The Vondelpark, Amsterdam’s most popular green lung, is loved by both locals and tourists, and on sunny days is jam-packed with people picnicking, jogging, roller-blading, listening to a concert or just lazing about on thegrass.
In the middle of 19th century a group of prominent Amsterdam citizens formed a committee to createa public park. They raised enough money to buy 8 hectares of land and the landscape architect Jan David Zocherwas commissioned to design the park in the then fashionable English style. Zocher, known also as Zocher junior as he was himself a son of a landscape architect, worked with his son Louis Paul Zocher. Trained as architects in Paris and Rome, the Zochers used vistas, ponds and pathways to create theillusion of the natural world. Theyare also credited with designing the Keukenhofamong other Dutch parks.
Two years after the park openeda statue of writer and playwright Joost van den Vondel, one of the founders of Dutch literature, made by the sculptor Louis Royer, it was placedinone of the park's meadows. As a result, the locals started calling the park Vondelpark, literally Vondel's Park. In the end of 19th century, the park was officially rechristened Vondelpark.
In 1953, unable to meetthe park’s costs any longer, the abovementioned association donated it to the city. The park was renovated, children's playgrounds were added, and during the flower power era of the 1960s and 70s, the Vondelpark became renowned as the place where "everything is possible and (almost) everything is allowed". In the mid-1990s, the park was officially recognized as a heritage monument.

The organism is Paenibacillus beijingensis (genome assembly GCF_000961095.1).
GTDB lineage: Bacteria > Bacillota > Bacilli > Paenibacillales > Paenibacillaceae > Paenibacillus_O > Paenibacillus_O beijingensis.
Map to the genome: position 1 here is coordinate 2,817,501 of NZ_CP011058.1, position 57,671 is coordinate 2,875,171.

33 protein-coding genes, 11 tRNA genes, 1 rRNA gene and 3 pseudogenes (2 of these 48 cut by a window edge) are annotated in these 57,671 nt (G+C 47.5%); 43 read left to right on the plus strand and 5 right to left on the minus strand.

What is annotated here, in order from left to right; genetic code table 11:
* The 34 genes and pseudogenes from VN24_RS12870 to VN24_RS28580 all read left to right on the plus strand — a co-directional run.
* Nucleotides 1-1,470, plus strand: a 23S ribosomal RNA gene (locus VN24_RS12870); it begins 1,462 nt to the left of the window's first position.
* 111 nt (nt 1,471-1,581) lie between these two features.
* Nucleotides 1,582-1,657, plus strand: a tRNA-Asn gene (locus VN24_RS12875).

The Vondelparkwas built on a muddy patch of waste ground and has to be renovated every 30 years. This is because the ground level of the park is built on marshes and its grasslands constantly sink. If these rebuilding works were not performed, the whole park would eventually turn into a swamp. Among the trees in the park are planes, chestnuts, catalpas and different types of birch. Vondelpark is also home to many species of birds, wild ducks and blue herons among them.
In addition to the imposing 3-meter high bronze monument to Vondel, the park features a few more artworks, namely the abstract concrete Fish by Pablo Picasso and a bronze female figurine entitled Mama Baranka by Amsterdam’s own Nelson Carillho. Theatre and dance performances as well as music concerts are played on the Open Air Theater stage June through August. Admission is free, but some performances are so popular that on-line reservation via the park's website is well-advised.
During the 1990s, the number of visitors to the park had grown to approximately 10 million a year. Due to such intensive use, new intensive renovation works were necessary. After the park reopened, in September 2008, the city alderman planned to legally allow adults to have sex in the park, as long as they did not leave any traces afterwards and kept at a safe distance from the playground. The sex schedule was supposed to be limited to after dark. However, the city law enforcement announced that they would neither tolerate nor have the means to implement this, so the law was never adapted. In 2009, 433 picnickers gathered in the Vondelpark for what became acknowledged by the Guinness Book of records as the world’s biggest picnic ever.